Jon Stewart is right about Senate’s Apple (AAPL) tax grilling: Absolutely ridiculous

On Tuesday 5/21/2013,  Apple CEO Tim Cook appeared before the United States Senate Permanent Subcommittee on Investigations. Offering testimony in a Committee Hearing is often called “grilling”, and many anticipated that to Mr. Cook’s appearance before the Senate would turn into such a grilling as well. I assume that this must have been prior to his actually testimony and the course of the hearing, because every electrical heater could have turned on the heat on Mr. Cook more thoroughly, or to stay with the analogy, hotter!

Apple legally made use of inconsistencies in global tax code, resulting in huge savings for the corporation.

But first, let’s focus on the background. As Wall Street Journal’s Janet Hook and Danny Yadron have written “Apple used technicalities in Irish and U.S. law to pay little or no corporate taxes on $74 billion over the past four years. The [Senate panel’s] report focused on the tax implications of Apple’s use of overseas entities. The report found no evidence that Apple did anything illegal.” Let’s put this in perspective:

  • Apple’s net earnings during this time amounted to US$ +89bn (i.e. for the fiscal years of 2009 thru 2012)
  • The technology giant earned some US$ +120bn before taxes
  • Accordingly, in the described 4-year period Apple paid a tax rate of around 25% globally [all financial data via Google Finance]
  • Perhaps most importantly (and, causing the largest public outcry), Apple keeps some US$ 100bn outside of the United States, despite being a U.S. corporation, which, as Mr. Cook said, he has “no current plans to bring them back at the current tax rate”. [US$ 100bn – figure via WSJ]. The company only pays a comparatively small tax burden on interest earned on those overseas cash holdings.

Jon Stewart’s compilation of senators’ most laughable and ridiculous remark during the hearing

Subsequent to the hearing The Daily Show’s Jon Stewart weighed in, commenting on some of the Senators’ remarks. I’ve added some highlights, and the video is below

Senator John McCain (R-Az.)

“You’ve managed to change the world, which is an incredible legacy'”

Senator Clare McCaskill (D-Mo.)

“I love Apple. I love Apple” (At this point, Stewart just couldn’t hold it anymore, but see for yourself…)

Senator Carl Levin (D-Mi.)

“We love the iPhone and the iPad. I got one right here”

“My granddaughter even knows how to use it”

In my view, Mr. Stewart perfectly summed it up when he said:

“In fact, the hearing was less about ‘We’re angry at you for breaking curfew’, and more like ‘What time do you think you should get home?'”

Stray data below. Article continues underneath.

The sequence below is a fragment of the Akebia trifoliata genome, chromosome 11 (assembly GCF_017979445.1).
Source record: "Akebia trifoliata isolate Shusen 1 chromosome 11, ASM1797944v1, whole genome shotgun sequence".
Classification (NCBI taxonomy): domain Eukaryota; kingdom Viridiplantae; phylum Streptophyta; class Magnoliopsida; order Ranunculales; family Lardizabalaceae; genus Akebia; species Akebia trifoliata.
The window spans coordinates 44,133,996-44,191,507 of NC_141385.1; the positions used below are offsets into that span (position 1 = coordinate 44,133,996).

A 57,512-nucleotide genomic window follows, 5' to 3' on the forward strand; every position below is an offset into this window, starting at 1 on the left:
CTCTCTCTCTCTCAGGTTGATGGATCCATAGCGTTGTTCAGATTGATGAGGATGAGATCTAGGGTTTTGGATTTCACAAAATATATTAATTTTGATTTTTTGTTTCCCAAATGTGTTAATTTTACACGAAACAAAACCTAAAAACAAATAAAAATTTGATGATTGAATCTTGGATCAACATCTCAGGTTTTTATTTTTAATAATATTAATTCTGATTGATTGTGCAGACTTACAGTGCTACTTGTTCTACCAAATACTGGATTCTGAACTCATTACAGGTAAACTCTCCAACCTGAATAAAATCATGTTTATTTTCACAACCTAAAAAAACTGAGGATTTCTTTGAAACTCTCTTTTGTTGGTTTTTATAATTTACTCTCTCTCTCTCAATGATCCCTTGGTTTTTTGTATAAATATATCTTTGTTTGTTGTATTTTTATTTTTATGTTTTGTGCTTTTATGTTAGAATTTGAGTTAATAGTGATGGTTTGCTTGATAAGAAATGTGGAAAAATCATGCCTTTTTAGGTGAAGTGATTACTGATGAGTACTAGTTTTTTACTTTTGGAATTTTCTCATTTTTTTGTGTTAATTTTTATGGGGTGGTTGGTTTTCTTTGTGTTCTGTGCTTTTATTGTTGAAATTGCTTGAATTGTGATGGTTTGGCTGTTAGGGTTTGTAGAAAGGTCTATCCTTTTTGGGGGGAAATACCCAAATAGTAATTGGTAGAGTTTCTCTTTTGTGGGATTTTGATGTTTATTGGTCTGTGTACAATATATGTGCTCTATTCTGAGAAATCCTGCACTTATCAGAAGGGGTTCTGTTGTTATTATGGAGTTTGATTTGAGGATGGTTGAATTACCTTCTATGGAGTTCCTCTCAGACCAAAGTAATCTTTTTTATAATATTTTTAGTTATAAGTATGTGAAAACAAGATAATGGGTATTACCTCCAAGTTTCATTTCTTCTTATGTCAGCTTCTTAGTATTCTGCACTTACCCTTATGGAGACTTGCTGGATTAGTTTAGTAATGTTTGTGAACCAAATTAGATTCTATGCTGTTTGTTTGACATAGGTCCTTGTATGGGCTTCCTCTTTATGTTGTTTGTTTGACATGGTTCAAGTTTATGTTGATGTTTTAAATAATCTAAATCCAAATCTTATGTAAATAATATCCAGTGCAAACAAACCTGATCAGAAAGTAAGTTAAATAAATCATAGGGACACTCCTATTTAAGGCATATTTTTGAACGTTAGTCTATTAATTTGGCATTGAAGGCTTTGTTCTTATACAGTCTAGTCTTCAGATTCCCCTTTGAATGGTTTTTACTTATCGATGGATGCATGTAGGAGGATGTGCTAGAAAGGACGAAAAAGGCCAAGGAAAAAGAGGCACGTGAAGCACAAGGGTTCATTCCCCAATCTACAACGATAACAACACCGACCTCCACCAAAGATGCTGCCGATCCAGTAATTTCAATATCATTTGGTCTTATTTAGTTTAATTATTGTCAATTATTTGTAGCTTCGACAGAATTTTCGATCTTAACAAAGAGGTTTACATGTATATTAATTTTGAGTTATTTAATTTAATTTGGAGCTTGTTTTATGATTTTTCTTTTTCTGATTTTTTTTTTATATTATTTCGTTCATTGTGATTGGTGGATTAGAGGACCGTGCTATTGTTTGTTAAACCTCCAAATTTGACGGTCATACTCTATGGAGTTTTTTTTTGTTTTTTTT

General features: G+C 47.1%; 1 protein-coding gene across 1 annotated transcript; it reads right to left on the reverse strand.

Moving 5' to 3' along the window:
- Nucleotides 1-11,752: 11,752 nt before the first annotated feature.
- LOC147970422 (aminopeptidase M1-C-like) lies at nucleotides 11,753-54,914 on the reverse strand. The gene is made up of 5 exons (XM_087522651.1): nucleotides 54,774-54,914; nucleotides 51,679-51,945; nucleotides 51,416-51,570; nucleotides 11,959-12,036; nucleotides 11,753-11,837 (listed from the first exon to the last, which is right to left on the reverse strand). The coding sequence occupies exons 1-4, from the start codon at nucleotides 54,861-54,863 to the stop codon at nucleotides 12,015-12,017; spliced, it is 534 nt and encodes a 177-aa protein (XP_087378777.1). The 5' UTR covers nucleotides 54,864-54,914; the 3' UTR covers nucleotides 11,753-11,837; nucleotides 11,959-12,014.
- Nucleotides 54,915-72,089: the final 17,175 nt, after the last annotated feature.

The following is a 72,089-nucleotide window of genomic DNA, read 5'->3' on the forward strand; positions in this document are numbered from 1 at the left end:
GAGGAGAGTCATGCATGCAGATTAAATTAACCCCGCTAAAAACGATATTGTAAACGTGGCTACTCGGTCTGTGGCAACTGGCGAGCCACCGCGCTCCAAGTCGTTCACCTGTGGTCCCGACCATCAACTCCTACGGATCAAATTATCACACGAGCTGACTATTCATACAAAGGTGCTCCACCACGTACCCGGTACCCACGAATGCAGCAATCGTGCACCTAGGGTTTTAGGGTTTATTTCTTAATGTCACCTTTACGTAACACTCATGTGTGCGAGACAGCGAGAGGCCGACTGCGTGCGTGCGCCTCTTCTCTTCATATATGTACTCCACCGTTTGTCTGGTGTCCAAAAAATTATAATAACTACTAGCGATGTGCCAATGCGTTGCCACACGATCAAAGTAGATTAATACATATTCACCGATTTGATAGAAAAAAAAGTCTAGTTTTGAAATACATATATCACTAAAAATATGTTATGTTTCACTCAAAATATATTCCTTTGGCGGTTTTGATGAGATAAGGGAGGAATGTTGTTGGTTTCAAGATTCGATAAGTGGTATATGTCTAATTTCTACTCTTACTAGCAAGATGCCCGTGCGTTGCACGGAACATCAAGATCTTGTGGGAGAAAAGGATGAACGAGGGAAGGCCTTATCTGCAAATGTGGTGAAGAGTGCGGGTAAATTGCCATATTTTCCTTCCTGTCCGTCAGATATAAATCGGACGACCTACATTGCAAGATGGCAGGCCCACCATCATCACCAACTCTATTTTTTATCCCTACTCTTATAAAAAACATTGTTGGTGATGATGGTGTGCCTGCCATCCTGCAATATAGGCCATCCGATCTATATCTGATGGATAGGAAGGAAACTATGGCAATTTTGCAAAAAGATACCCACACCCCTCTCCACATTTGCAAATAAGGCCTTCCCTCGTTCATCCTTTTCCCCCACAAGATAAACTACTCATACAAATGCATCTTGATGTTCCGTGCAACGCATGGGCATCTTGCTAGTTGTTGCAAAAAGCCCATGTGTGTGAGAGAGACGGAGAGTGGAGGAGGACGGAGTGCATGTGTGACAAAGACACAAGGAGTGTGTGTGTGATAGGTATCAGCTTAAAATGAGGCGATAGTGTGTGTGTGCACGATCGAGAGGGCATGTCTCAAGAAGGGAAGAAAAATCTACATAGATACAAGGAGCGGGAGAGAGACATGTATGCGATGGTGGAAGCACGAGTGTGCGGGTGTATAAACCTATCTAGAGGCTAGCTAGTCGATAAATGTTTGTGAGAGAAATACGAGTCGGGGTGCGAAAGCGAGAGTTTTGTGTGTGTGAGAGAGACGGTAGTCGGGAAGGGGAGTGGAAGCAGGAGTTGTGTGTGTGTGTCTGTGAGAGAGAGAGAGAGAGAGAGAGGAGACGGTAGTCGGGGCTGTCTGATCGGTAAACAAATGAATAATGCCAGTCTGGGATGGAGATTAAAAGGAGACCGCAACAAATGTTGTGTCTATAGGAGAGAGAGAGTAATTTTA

I found this unbelievable. Global taxation is a prominent issue in the 21st century. As corporations – like Apple – are becoming more global, and their revenue streams become scattered around the globe, how can national governments make sure they collect taxes on the corporate revenues, while at the same time maintaining the status of “business friendly”? What stops companies, maybe not the size of Apple, but lesser known yet still big companies, form permanently relocating to another place? In a globalized world, how can we harmonize a tax-code between bigger countries with usually higher corporate tax rates and smaller countries with usually lower rates? These would have been the questions the Senators should have asked. Instead, they resorted to ill-tempered and politically-driven accolade of Apple’s achievements. Sure, it’s popular to be “pro-Apple” when many people voters own an iPhone or an iPad, but was it the right thing to do?

What Mr. Stewart adds on this subject matter provides another interesting perspective on this entire issue:

“The rub of this entire exercise [is]: Corporations are the only reason the tax-code is complicated in the first place. Those offshore loopholes didn’t get carved out by poor people. [The] tax-code is purposefully complex, so that corporations with resources are the only ones who can find the buried goodies their own lobbyists have hidden in the labyrinth.””

Tax holidays and competition between states

What has often been advocated in order to repatriate foreign earnings are so-called tax holidays, where cash from overseas can be transferred back to a country for a very low or zero tax rate.  However, as the Motley Fool points out:

“A repatriation holiday isn’t a viable long-term solution […]. Cook maintains that such rare holidays aren’t predictable, something businesses prefer. It also perpetuates the idea of hoarding cash overseas in anticipation of the next holiday, since the precedent has been set.”

The core of the issue is really about inter-state competition in offering the best business environment. Many downsides of holding overseas-operations have been reduced in the past years through the advent and rise of (internet) communication technology. When it comes to taxation, (economically) large countries like the U.S., U.K, France, Germany, or China cannot expect that other countries will not offer a lower tax rate (like Ireland). If these large countries follow suit and lower taxes, what would prevent the smaller countries from doing the same?

A common-sense argument for simplification of tax-code

Part of the trouble with taxation is the immense complexity of the tax-code. For business this incurs legal and administrative costs. For governments and states that means difficulties in collection and a large bureaucratic apparatus, which in and of itself incurs costs. Hence, if governments want to act smart, they should take into account both sides of this equation. It only makes sense to collect taxes if I get more from doing so than I spend by doing so, and preferable that difference better be as big as possible. In my view, that is the real take-away from the recent debate surrounding Apple’s foreign earnings

 


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